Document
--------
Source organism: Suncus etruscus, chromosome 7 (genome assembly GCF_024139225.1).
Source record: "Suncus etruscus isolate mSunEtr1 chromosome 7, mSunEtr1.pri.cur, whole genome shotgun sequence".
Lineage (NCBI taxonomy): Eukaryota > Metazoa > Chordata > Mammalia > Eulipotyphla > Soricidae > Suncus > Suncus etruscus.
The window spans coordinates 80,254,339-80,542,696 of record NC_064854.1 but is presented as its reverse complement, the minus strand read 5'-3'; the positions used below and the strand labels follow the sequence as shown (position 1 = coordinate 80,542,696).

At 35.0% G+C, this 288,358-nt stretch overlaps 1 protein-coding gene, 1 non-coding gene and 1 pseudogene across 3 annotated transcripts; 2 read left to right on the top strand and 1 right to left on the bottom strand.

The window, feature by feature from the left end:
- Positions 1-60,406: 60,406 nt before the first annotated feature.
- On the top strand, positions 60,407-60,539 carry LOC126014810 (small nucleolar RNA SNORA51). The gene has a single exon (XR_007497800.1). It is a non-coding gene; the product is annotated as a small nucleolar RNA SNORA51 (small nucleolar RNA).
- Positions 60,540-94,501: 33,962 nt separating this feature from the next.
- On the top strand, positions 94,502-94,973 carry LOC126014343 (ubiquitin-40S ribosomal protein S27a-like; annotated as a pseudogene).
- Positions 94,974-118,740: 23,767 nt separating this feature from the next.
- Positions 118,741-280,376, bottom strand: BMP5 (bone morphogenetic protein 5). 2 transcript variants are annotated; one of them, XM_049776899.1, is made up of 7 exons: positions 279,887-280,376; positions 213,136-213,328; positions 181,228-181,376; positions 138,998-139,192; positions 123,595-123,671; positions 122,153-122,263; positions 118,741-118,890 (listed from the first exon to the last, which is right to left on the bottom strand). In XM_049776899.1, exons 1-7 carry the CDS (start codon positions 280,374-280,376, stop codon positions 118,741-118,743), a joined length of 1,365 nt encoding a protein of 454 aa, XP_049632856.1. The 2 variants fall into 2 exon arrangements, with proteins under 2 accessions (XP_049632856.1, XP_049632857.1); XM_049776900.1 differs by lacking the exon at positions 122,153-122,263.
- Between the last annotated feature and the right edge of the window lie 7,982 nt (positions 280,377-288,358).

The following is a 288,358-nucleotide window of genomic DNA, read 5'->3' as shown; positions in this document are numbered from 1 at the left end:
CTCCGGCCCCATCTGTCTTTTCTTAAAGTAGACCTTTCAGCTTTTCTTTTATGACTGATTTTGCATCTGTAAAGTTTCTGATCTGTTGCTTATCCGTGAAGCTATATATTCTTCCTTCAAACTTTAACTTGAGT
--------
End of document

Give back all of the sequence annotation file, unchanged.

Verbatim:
Source organism: Suncus etruscus, chromosome 7 (genome assembly GCF_024139225.1).
Source record: "Suncus etruscus isolate mSunEtr1 chromosome 7, mSunEtr1.pri.cur, whole genome shotgun sequence".
Lineage (NCBI taxonomy): Eukaryota > Metazoa > Chordata > Mammalia > Eulipotyphla > Soricidae > Suncus > Suncus etruscus.
The window spans coordinates 80,254,339-80,542,696 of record NC_064854.1 but is presented as its reverse complement, the minus strand read 5'-3'; the positions used below and the strand labels follow the sequence as shown (position 1 = coordinate 80,542,696).

At 35.0% G+C, this 288,358-nt stretch overlaps 1 protein-coding gene, 1 non-coding gene and 1 pseudogene across 3 annotated transcripts; 2 read left to right on the top strand and 1 right to left on the bottom strand.

The window, feature by feature from the left end:
- Positions 1-60,406: 60,406 nt before the first annotated feature.
- On the top strand, positions 60,407-60,539 carry LOC126014810 (small nucleolar RNA SNORA51). The gene has a single exon (XR_007497800.1). It is a non-coding gene; the product is annotated as a small nucleolar RNA SNORA51 (small nucleolar RNA).
- Positions 60,540-94,501: 33,962 nt separating this feature from the next.
- On the top strand, positions 94,502-94,973 carry LOC126014343 (ubiquitin-40S ribosomal protein S27a-like; annotated as a pseudogene).
- Positions 94,974-118,740: 23,767 nt separating this feature from the next.
- Positions 118,741-280,376, bottom strand: BMP5 (bone morphogenetic protein 5). 2 transcript variants are annotated; one of them, XM_049776899.1, is made up of 7 exons: positions 279,887-280,376; positions 213,136-213,328; positions 181,228-181,376; positions 138,998-139,192; positions 123,595-123,671; positions 122,153-122,263; positions 118,741-118,890 (listed from the first exon to the last, which is right to left on the bottom strand). In XM_049776899.1, exons 1-7 carry the CDS (start codon positions 280,374-280,376, stop codon positions 118,741-118,743), a joined length of 1,365 nt encoding a protein of 454 aa, XP_049632856.1. The 2 variants fall into 2 exon arrangements, with proteins under 2 accessions (XP_049632856.1, XP_049632857.1); XM_049776900.1 differs by lacking the exon at positions 122,153-122,263.
- Between the last annotated feature and the right edge of the window lie 7,982 nt (positions 280,377-288,358).

The following is a 288,358-nucleotide window of genomic DNA, read 5'->3' as shown; positions in this document are numbered from 1 at the left end:
CTCCGGCCCCATCTGTCTTTTCTTAAAGTAGACCTTTCAGCTTTTCTTTTATGACTGATTTTGCATCTGTAAAGTTTCTGATCTGTTGCTTATCCGTGAAGCTATATATTCTTCCTTCAAACTTTAACTTGAGT